The T1D Exchange Quality Improvement Collaborative (QIC) creates change packages by using data from the QIC to develop interventions that improve care and outcomes in T1D.

A change package is a published step by step guide any clinic can use to implement an intervention. The change package model builds on multiple clinics testing one specific change several times over and sharing the knowledge with every other participating QIC clinic. If data shows the change has made a positive impact on care, that change can be translated into a change package.

Much like a recipe, the change package model offers everything one site will need in order to implement that same change in their own practice in the effort to see the same improvements in care and outcomes for their patients with T1D.

Change packages are intended to be a pragmatic guide of best practices, testable ideas, tools, and strategies that can be adapted to a new setting, thereby accelerating implementation.

Instead of starting at square one with their own hypothesis and having to work through every step, the QIC enables other clinics to begin at a significantly more advanced stage. This means clinics following that particular change package’s comprehensive framework can rapidly apply a tested and proven method of improving care.

Clinical sites should consider the following to determine readiness to implement a change package:

  • Strategic alignment with institutional and division goals
  • Identification of a champion and motivated team who work together to accomplish change implementation
  • Consensus around the relevance of project aims and desire to implement change
  • Development of a specific, measurable, achievable, realistic, time-bound (SMART) aim
  • Personnel with skills to map existing clinical processes, identify potential failures and opportunities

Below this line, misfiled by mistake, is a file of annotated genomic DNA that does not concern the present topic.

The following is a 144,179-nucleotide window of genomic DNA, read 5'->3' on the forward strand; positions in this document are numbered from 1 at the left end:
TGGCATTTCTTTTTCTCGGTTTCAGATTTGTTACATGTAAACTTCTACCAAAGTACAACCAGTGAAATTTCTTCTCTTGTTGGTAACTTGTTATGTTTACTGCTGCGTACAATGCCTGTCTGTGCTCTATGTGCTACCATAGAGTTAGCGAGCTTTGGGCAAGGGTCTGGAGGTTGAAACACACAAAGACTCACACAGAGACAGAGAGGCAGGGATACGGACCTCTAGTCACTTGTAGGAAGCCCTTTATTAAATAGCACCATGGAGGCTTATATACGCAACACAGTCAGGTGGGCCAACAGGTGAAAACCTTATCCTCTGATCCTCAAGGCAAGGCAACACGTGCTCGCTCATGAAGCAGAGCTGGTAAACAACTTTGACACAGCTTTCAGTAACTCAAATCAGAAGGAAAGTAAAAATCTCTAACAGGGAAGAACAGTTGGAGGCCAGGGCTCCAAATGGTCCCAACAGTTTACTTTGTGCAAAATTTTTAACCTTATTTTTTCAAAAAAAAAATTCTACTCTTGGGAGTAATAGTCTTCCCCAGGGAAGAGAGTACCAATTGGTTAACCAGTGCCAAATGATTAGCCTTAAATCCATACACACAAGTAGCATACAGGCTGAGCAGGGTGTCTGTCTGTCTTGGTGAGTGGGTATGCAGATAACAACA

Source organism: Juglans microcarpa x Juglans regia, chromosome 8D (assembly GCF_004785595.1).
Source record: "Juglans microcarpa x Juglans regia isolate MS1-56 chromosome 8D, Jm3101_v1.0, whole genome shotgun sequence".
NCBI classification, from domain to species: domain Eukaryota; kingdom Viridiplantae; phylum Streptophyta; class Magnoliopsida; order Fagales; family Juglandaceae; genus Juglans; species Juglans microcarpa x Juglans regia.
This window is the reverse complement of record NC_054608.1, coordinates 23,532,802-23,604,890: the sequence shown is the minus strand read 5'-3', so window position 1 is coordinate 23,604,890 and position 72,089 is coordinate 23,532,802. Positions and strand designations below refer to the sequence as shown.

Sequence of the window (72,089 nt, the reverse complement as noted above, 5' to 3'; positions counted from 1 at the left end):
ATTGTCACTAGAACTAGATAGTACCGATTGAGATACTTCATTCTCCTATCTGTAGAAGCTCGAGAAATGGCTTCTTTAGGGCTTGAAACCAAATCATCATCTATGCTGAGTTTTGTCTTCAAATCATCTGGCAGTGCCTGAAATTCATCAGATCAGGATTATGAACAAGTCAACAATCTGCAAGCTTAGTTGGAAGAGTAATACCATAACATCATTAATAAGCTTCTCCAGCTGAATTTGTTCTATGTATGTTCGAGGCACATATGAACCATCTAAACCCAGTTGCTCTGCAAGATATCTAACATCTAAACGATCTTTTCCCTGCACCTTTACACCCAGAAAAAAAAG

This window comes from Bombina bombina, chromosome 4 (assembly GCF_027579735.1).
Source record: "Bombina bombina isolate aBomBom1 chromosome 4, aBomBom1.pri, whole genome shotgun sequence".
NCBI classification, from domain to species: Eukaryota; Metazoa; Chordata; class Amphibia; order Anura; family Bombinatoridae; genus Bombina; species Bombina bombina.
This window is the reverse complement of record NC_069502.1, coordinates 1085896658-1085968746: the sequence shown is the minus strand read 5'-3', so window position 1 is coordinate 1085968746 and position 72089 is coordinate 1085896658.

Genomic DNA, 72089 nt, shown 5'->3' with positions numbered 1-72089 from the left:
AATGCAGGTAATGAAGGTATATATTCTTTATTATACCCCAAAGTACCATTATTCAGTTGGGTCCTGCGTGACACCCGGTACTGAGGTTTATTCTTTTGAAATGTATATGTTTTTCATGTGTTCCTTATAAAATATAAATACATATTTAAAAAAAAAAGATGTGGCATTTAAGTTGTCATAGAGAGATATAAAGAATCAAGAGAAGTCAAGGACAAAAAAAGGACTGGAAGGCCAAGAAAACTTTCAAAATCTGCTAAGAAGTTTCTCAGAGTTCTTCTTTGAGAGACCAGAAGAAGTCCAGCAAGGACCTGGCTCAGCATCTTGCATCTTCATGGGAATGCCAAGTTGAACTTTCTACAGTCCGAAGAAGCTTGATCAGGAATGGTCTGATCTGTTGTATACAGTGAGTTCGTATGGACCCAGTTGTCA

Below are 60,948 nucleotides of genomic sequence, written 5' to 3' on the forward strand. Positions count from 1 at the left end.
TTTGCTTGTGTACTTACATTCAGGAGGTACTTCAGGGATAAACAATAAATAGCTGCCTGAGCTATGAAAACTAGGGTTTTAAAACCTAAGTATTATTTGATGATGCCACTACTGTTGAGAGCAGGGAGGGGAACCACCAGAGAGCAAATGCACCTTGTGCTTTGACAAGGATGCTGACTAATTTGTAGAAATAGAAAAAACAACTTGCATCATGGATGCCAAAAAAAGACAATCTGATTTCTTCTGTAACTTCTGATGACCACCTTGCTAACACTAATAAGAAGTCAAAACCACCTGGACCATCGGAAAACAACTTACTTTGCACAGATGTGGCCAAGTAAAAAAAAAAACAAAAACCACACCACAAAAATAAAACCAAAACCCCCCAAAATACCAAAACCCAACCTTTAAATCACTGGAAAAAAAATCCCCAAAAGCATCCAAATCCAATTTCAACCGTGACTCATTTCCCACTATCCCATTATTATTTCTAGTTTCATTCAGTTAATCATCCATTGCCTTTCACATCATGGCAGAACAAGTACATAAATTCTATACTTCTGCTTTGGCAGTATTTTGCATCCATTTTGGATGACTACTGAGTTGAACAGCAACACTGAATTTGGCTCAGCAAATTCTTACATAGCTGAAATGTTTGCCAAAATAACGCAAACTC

• Organizational willingness to try small tests of change (PDSA cycles); adapt what works and abandon what doesn’t
  • Personnel with analytic capabilities to measure and display data over time for learning
  • Infrastructure to spread successful interventions to eligible clinic population and sustain over time
  • Partnership with patients and families to increase patient engagement and readiness

“Being part of the QIC is like the hive mind,” says Nicole Rioles, Director of Clinical Partnerships and Population Health at T1D Exchange. “Instead of learning and knowing what you have in your own small space, your own clinic, you are gaining access to a huge system of knowledge.”

Examples Change Packages Distributed in 2020

The following are a brief overview of two change packages distributed in 2020 to clinics in the QIC.

“Access to Clinical Care”

Regular outpatient appointments and medication management are crucial for patients with type 1 diabetes, and the American Diabetes Association (ADA) recommendation is for pediatric patients to be seen at least four times per year.

Unfortunately, many patients fail to receive the services they need because of barriers to access, including issues such as: time of travel, cost of travel, the concern of missing work or school, transitioning from pediatric to adult care, and lack of childcare for other family members. There can also be challenges on the clinic side like long wait times until the next available appointment. While some clinics have a “patient navigator” appointed role that works with these underserved patient populations, many clinics do not.

This QIC Change Package serves to identify and re-engage patients who have been “lost to follow up” (LTFU), which refers to patients who were once active patients (or research participants) attending a clinic for regular follow up but became “lost” to routine appointments.

“Depression Screening”